There is a relational truth here, which is taught in the very chapter of Scripture the opponents use to prove the lesser virtuousness of faith. First Corinthians 13 teaches that many of the most magnificent outward works are worthless apart from love. Well, without faith they are equally worthless (Heb. 11:6). It is not just the work that must be questioned but the heart behind the work. A heart filled with faith will give its money to the poor in trust that God will continue to provide for it. A faithless heart may give its money to the poor, but it will be a statement that God does not care for the poor, so somebody else had better do so. Same action but signifying very different states.

Luther says that proper teaching on these matters cuts through the snares that had been set for people's consciences. (12) The church had added law upon law which the faithful thought they must follow at the risk of damnation. Luther sees this as a bad reason to follow church laws, since it conflicts with the truth that our salvation is provided freely through Christ. But if the laws instruct us in serving our neighbor, we can freely engage in what they enjoin for the sake of the neighbor, so long as we do not think we thereby are saving ourselves.

Finally, Luther says that men are naturally inclined to be superstitious and to believe that when they follow laws, their obedience saves them. He finds this to be not just a Roman error but an inborn human error. Only God can take it out of the heart. He says it is necessary that we pray for God to make us thodactici, or taught by God himself, that we might be delivered from this opinion. He says that if God "himself does not teach our hearts this wisdom hidden in a mystery, nature can only condemn it and judge it to be heretical because nature is offended by it and regards it as foolishness. So we see that it happened in the old days in the case of the apostles and prophets, and so godless and blind popes and their flatterers do to me and those who are like me." (13)

This is the opposite of Rousseau, who says that man is born free and yet everywhere is in chains. Luther sees men as being born bound but free to live when they believe the gospel. Others might wrongly believe that their chains are necessary to life. But the Christian can dispense with them: "God has consigned all men to disobedience that he might have mercy on all." (14) When the mercy has come, the bondage ceases. Bondage to law and bondage to disobedience are linked. When one ceases, so ought the other.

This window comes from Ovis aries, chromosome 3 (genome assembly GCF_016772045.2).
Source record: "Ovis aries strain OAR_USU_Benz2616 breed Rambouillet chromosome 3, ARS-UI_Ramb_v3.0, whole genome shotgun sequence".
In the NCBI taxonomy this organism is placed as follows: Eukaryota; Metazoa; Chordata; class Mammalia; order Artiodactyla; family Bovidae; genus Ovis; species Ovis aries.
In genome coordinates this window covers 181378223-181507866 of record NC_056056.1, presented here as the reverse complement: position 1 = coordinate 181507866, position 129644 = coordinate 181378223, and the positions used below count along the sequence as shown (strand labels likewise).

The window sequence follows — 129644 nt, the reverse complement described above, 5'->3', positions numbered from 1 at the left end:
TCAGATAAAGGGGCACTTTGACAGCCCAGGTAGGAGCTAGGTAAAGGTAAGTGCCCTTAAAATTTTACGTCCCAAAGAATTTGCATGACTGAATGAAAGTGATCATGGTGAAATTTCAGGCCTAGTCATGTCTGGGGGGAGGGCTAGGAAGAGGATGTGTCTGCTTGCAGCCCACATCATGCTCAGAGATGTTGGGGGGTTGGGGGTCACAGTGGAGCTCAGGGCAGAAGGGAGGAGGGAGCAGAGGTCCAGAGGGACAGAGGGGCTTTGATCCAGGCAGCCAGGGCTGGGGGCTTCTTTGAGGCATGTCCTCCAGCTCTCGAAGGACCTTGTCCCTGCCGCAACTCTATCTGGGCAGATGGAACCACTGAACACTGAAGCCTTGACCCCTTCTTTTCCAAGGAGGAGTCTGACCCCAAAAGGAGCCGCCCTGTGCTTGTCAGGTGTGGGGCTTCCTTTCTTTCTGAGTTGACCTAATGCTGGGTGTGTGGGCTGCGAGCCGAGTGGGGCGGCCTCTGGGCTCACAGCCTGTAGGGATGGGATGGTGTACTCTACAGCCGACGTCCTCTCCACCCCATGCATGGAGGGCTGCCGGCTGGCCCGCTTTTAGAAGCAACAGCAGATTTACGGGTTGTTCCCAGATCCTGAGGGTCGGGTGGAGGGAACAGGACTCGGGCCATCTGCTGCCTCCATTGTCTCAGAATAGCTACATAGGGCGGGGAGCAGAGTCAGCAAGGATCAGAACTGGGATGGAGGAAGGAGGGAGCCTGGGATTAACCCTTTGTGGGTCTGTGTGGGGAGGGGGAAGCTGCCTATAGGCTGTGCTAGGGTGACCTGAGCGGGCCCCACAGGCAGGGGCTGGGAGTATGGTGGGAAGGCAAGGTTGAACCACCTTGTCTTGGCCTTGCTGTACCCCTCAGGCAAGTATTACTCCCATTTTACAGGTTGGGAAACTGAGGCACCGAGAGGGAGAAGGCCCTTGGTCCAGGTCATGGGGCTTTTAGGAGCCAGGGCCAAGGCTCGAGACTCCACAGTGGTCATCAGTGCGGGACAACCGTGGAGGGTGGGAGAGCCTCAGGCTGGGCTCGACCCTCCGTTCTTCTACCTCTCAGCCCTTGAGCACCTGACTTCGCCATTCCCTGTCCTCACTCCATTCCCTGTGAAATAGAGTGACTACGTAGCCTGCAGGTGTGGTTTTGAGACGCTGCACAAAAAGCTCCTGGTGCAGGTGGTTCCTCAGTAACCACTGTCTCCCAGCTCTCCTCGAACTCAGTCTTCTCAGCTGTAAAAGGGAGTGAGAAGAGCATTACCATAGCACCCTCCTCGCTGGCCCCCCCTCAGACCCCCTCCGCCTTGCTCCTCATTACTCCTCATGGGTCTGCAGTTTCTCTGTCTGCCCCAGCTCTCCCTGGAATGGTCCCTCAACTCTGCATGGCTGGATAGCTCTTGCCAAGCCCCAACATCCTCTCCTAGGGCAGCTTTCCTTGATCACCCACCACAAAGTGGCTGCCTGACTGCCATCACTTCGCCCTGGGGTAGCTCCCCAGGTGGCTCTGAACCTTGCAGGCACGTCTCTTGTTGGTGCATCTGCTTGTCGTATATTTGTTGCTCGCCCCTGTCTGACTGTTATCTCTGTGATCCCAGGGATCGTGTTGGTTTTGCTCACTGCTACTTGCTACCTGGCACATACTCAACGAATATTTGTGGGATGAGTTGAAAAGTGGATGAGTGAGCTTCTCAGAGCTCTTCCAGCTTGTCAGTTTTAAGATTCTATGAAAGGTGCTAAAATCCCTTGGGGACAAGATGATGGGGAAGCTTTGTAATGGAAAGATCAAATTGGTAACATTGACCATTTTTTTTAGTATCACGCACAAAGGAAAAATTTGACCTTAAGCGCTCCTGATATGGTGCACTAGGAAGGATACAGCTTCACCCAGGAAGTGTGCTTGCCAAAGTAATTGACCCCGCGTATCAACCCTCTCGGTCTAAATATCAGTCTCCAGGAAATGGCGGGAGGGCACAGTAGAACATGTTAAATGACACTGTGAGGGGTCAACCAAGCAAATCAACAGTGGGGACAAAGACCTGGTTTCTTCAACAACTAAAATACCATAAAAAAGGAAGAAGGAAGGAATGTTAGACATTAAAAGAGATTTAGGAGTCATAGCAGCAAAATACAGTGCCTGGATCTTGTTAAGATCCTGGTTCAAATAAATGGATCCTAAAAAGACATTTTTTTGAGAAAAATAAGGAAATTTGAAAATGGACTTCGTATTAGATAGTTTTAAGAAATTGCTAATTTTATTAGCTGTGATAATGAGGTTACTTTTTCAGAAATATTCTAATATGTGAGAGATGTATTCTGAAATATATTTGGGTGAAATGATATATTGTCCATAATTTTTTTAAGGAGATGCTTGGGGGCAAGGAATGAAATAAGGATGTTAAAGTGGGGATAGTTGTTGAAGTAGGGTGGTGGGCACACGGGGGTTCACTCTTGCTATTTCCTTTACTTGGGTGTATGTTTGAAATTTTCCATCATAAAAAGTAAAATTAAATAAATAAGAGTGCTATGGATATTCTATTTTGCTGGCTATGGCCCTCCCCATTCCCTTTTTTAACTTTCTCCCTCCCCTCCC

1 [ Back ] This can be found in volume 31 of the American Edition of Luther's Works, in Martin Luther's Basic Theological Writings (Philadelphia: Muhlenberg Press, n.d.), edited by Timothy Lull, and is available by itself as a booklet. All subsequent page references are to the American Edition.
2 [ Back ] E. Glenn Hinson, in Christian Spirituality: Five Views of Sanctification, ed. by Donald L. Alexander (Downers Grove, IL: InterVarsity Press, 1988), 44.
3 [ Back ] B. B. Warfield argues this point well in the seventh chapter of The Inspiration and Authority of Scripture (Philadelphia: Presbyterian and Reformed, 1948). For example, he cites Romans 9:17 where it says, "The Scripture saith to Pharoah" when God spoke to Pharaoh through Moses.
4 [ Back ] Luther, 343.
5 [ Back ] Luther, 343.
6 [ Back ] "Confutatio Pontifica" [Papal Confutation of the Augsburg Confession] in The Augsburg Confession: A Collection of Sources, ed. by J. M. Reu (Fort Wayne, IN: Concordia Theological Seminary Press), 352.
7 [ Back ] Luther, 351.
8 [ Back ] Ibid., 344.
9 [ Back ] Ibid., 345.
10 [ Back ] Ibid., 349.
11 [ Back ] Ibid., 358.
12 [ Back ] Ibid., 363.
13 [ Back ] Ibid., 370.
14 [ Back ] Ibid., 377.
Photo of Rick Ritchie
Rick Ritchie
Rick Ritchie is a long-time contributor to Modern Reformation. He blogs at www.1517legacy. com.
Thursday, July 5th 2007

“Modern Reformation has championed confessional Reformation theology in an anti-confessional and anti-theological age.”